It also shows that there are a lot of artists using the natural colors of clay as an integral part of the message of their piece. It looks like these artists love clay and understand clay. One of the most outstanding examples of this is Lois Olcott Price’s show-stopping “Afghanistan 1984." It would have lost much of its impact had it been in color or smaller. Other pieces that so honored natural clay are: Hebe Garcia’s "Thoughts and Memories," both of Serit’s pieces, Catherine McClain’s creative "Wrinkles in Nature," Debi Smith’s “Contemplative," and my own use of natural clay color in the skin tone for “Our Deb Haaland."

         Andrea Pichaida’s “Moonrise over the Sandias” and Sjoran Fitzpatrick's “Fish Rising." Photo by Sheena Cameron

        Another thing that is apparent is some masterful use of color. Andrea Pichaida’s “Moonrise over the Sandias” astounded me with its unique use of color until I remembered she used to be a painter. But few painters seem to use color that masterfully. It seems it would not have worked as well in a painting medium as the textures, piercings, and the play of the inside and outside of the vessel would have been lost. The other standout color piece was Ann Trott’s lime green “Pod/Emerging." It was not nearly as striking in its photograph. We needed to see the flocking glaze technique in person to get the feeling of the magic of a green, growing, living being from the plant realm.

        To prove black and white can also be powerful, Sjoran Fitzpatrick brings us “Fish Rising." It was one of the most commented-on pieces, looking ancient and ceremonial.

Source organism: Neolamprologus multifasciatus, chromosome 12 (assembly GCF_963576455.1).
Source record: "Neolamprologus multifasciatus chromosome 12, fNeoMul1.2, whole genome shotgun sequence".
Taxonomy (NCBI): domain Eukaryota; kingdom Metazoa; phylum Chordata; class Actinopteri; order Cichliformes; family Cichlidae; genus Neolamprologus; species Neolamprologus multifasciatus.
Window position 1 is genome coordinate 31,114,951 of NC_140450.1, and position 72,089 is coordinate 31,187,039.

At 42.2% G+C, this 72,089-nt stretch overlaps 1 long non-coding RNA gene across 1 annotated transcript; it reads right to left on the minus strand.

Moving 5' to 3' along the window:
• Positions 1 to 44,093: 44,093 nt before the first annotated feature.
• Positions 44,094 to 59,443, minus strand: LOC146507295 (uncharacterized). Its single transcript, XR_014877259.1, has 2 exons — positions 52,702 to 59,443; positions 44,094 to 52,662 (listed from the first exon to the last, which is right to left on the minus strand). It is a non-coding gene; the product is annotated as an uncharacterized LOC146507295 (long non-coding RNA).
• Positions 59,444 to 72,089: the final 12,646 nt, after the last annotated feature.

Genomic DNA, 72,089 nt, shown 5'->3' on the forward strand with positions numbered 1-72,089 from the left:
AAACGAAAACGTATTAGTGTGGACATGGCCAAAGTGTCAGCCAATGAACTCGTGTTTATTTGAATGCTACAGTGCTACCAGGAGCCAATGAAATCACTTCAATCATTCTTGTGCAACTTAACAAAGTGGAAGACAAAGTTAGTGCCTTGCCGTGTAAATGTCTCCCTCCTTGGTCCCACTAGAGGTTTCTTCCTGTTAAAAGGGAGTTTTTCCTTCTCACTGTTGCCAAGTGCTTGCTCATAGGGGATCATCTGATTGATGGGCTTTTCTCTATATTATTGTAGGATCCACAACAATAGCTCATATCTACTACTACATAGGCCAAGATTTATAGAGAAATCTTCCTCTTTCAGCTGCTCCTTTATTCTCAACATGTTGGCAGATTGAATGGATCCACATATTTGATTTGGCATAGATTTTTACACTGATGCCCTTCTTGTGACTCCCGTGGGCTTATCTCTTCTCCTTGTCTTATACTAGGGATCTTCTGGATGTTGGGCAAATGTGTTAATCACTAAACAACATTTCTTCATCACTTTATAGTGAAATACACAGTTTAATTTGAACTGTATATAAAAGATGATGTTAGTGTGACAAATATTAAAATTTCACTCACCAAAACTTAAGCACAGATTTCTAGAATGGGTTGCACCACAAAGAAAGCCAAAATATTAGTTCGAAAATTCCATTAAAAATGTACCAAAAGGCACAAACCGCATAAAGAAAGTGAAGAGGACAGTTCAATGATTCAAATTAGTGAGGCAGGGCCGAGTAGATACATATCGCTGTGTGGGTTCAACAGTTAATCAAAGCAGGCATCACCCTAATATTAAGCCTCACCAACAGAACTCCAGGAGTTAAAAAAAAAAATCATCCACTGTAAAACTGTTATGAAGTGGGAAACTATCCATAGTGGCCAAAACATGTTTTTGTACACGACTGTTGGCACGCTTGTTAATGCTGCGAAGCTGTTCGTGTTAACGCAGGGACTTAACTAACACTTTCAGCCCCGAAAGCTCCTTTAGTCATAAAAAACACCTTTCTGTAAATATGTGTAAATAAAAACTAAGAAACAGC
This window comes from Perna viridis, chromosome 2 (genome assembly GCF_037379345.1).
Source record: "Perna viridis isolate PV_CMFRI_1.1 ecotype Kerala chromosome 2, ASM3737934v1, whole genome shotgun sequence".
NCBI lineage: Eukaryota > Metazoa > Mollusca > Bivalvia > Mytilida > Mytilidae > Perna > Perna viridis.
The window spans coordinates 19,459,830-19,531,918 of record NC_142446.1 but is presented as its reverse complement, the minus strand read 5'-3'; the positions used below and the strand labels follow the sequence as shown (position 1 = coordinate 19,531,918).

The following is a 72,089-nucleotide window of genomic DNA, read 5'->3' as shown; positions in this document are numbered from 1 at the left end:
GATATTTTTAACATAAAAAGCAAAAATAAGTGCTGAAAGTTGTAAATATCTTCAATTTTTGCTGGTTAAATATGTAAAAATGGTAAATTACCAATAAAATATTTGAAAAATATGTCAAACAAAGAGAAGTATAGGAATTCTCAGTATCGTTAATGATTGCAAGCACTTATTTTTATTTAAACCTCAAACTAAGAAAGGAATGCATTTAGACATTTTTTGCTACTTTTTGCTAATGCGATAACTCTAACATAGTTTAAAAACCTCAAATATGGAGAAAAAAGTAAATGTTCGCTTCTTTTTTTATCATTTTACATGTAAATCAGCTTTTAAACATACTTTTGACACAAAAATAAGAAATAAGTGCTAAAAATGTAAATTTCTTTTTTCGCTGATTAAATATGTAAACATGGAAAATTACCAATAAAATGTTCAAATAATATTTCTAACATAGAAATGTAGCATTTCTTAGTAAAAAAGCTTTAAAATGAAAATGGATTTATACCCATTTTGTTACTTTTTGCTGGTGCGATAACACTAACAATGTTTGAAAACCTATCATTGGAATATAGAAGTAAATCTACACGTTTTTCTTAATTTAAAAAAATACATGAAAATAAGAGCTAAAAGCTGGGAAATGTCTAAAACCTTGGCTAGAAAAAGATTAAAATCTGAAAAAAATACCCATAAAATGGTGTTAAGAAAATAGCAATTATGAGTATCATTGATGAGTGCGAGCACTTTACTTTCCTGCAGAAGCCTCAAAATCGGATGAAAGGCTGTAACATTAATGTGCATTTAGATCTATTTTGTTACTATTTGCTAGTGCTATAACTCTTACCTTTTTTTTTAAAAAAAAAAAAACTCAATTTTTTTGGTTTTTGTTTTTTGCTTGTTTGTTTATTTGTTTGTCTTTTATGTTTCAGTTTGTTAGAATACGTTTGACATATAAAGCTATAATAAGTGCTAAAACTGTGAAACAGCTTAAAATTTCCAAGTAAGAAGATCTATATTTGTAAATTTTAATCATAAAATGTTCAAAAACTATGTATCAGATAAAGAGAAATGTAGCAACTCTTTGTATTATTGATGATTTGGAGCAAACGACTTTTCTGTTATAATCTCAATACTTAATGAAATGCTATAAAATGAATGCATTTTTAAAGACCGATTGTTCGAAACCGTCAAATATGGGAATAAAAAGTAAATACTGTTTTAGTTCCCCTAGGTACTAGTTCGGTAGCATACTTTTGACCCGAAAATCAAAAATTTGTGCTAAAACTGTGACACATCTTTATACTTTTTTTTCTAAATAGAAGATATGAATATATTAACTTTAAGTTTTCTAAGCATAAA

We have all seen, over the years, many amazing animal sculptures from Kari Rives. She did not disappoint this year, bringing us “Marshall the Musk Ox.” With his massive body yet soulful eyes, he is definitely a guy you can love.

        Usually we can count on Leonard Baca to bring us a beautiful piece of functional pottery with clean lines and masterful glazing. But this time he brings us “Secret Dreams Giddy-up” which evokes the enchantment of many of the rock faces of New Mexico, with its secret passages and contrasting  glazes on the various planes.

        Fortunately, this did not leave the show without beautiful functional pottery. Richard Orlando’s “Dogwood Plate” and “Lizard Bowl,” and Adam Padilla”s “Cosmos Vase” are sublime.

        NMPCA has definitely done a great service to the Clay Artists of NewMexico with this show.                    

        --Sheena Cameron